April 17th, 2012


Communing with Butterflies

It's my second favorite time of year, and the ideal kind of weather for this time of year, when it's still cool at night and in the mornings and warms up a bit in the afternoon. I love fall the most, when the weather is like that but the leaves are turning, but spring, when the flowers are blooming, is also lovely. Since it was that kind of day and I had no pressing deadlines, I headed over to the river for a long walk. I hadn't been over there since November, and it's amazing how much it's changed. Instead of the fall after a long drought it was spring after a wet winter. The leaves and grass were lush and green, the water level was much higher, and I could see that all those bridges on the walking path weren't just decorative because there were some ponds and streams. There were lots of wildflowers blooming and the butterflies were running amok.

In fact, the butterflies startled me with their boldness. It was like going to an urban park and being mobbed by squirrels expecting to be fed. As soon as I sat down to eat my picnic lunch, a butterfly landed on me and sat there a while. Later, I had one sitting on my arm for a good five minutes. It seemed to be staring me in the face (maybe it saw its own reflection in my glasses). When I resumed my walk, I had a swarm following me, and several landed on me. At one point, I was walking with at least three butterflies sitting on me -- one on my shoulder, one on my leg and one clinging to my belt loop. That one hung around for a long time. I was starting to wonder if it was going to follow me home. I'm not used to butterflies being that assertive. But it wasn't just me. A jogger passed me at one point -- a big, muscled guy with a buzz haircut and a US Marines "pain is weakness leaving the body" t-shirt -- with a cloud of butterflies following him. I thought it best to wait until he was well out of earshot before I burst into giggles at the image. Now I'm afraid that I'll mentally insert a cloud of butterflies around every Marine they show on NCIS.

While I was sitting and communing with the butterflies, I did some reading, trying to get into a book. I'd checked it out of the library because the cover description rang all my chimes -- an interesting arc for the main character that would force her to change her entire perspective and a leading man who sounded just like my type. Only I halfway suspected them of accidentally putting the wrong cover on the book because that wasn't the book I was reading (though the names did match). The story promised on the cover didn't even start until halfway through the book, and then it really didn't get going until near the end. The book described on the cover is likely going to be this book's sequel. It was very infuriating, and the just my type guy was a pretty bland and generic version of the type, so I doubt I'll bother with the sequel. Now, though, I want to write the book described on the cover. I think I'd build a totally different world, and the central plot is pretty generic, so I might even be able to get away with it. I did find myself mentally griping that something like this can get published when they won't buy my books, and at least this time most of the Amazon reviews seemed to agree with me. Aside from making the main characters more interesting and less generic, it would have helped if it hadn't spent so much time on the villain, showing us how evil he was. I found myself saying, "Yes, I know you're evil, but can we get on with it?" I need to have a reason to want the main character to win more than I need a reason to want the villain to lose, and part of the plot is that the main character doesn't know the villain is evil and she's hoping he'll help her when she gets into a bad spot. I thought it would have been more interesting for that to come as a surprise to the reader as much as it's a surprise to the character, but it just makes the main character look dumb about not realizing his real nature when the book spends so much time with the villain doing his "I feel evil, oh so evil!" number.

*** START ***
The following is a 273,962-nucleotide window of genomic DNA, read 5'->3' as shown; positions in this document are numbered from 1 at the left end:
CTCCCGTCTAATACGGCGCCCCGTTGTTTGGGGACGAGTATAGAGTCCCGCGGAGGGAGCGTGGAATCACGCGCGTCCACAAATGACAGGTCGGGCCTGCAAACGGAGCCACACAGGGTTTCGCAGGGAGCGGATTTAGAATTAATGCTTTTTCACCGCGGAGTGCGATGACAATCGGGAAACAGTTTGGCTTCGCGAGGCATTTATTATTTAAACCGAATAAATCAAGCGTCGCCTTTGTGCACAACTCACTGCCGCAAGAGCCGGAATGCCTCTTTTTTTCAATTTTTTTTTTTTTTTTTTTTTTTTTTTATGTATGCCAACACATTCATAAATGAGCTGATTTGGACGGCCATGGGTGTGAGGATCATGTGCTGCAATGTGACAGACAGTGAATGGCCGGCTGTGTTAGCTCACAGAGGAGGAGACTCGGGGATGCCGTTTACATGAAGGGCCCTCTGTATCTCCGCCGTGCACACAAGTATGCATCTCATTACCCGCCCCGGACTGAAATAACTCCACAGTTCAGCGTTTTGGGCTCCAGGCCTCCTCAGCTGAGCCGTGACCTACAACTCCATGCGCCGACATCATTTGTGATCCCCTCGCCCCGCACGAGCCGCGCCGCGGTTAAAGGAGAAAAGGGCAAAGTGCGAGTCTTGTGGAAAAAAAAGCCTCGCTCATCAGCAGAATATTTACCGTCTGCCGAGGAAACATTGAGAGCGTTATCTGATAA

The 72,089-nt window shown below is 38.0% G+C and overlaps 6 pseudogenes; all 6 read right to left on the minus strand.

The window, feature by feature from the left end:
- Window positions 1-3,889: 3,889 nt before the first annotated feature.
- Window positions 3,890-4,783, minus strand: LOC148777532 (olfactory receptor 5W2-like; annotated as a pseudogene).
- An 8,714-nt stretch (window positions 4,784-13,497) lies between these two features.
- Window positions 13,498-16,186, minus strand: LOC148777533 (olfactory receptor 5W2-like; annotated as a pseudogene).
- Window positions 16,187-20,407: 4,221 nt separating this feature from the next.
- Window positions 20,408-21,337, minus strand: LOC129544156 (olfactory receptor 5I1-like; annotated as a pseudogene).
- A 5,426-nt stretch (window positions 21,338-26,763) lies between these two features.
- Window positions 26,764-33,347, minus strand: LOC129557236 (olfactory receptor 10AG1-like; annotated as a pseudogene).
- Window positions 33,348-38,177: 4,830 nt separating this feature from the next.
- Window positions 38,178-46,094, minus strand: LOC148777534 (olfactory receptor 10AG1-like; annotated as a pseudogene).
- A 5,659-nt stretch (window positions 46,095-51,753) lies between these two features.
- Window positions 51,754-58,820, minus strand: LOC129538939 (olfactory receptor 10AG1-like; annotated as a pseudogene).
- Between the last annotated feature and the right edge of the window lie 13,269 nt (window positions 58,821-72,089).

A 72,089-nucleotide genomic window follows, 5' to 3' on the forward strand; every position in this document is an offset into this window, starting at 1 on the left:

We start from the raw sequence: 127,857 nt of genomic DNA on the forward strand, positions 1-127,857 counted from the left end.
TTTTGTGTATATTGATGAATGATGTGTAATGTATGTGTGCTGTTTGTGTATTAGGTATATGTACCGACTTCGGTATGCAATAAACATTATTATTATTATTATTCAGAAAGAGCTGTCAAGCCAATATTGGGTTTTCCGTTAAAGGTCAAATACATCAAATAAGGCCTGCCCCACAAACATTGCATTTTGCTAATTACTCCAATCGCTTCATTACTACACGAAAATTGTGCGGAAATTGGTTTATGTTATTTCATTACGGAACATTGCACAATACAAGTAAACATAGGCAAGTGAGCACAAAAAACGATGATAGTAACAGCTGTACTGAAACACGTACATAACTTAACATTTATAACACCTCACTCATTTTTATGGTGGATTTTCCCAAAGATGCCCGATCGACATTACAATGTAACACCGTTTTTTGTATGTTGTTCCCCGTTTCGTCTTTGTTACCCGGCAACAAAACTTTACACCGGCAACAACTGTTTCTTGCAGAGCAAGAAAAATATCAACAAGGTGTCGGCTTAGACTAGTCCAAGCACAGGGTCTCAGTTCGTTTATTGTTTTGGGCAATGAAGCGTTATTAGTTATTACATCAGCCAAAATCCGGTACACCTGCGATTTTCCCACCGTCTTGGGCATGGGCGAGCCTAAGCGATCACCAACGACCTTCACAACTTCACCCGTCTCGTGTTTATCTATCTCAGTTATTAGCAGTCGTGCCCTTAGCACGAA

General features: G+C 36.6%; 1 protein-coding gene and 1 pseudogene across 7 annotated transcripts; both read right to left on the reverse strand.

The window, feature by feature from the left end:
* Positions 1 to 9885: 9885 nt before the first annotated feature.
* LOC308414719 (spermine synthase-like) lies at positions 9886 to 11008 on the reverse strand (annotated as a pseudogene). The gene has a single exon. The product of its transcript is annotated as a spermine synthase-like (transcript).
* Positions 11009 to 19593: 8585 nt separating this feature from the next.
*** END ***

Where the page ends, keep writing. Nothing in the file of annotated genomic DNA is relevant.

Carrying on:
But now that I've finished that book and have only one short one left from the library, I can get the next book in the A Song of Ice and Fire series. I may have jokingly griped about it, but when I finished A Clash of Kings I wanted to immediately go to the library and get the next one. I do kind of need a scorecard to follow the characters -- maybe one of those message boards like we used to have at my old job so the receptionist could keep track of us. There was a grid with the names of the staff down one side and then categories like "In," "Out for the day," "Lunch," and "Meeting," and we moved the little magnetic disc to the appropriate spot. But for this series it might be "Dead," "Captured," "Missing," "Changed sides" and "In Battle." This might also be the first series I've read in which I not only need a list to keep track of who's dead, but I also find myself wanting to maintain a hit list of the characters I want to die, who never seem to be the ones who actually do die. And it's a good thing I didn't trudge to the library in the rain on Sunday after finishing the previous book because the copy at my branch is checked out. I now have one from the central library on hold. I wonder how long it will take them to get it to my branch.

It might be fun to read that book while surrounded by butterflies. The incongruity would be amusing. "Oh no, everyone's dying or suffering horribly. But look! Butterflies!"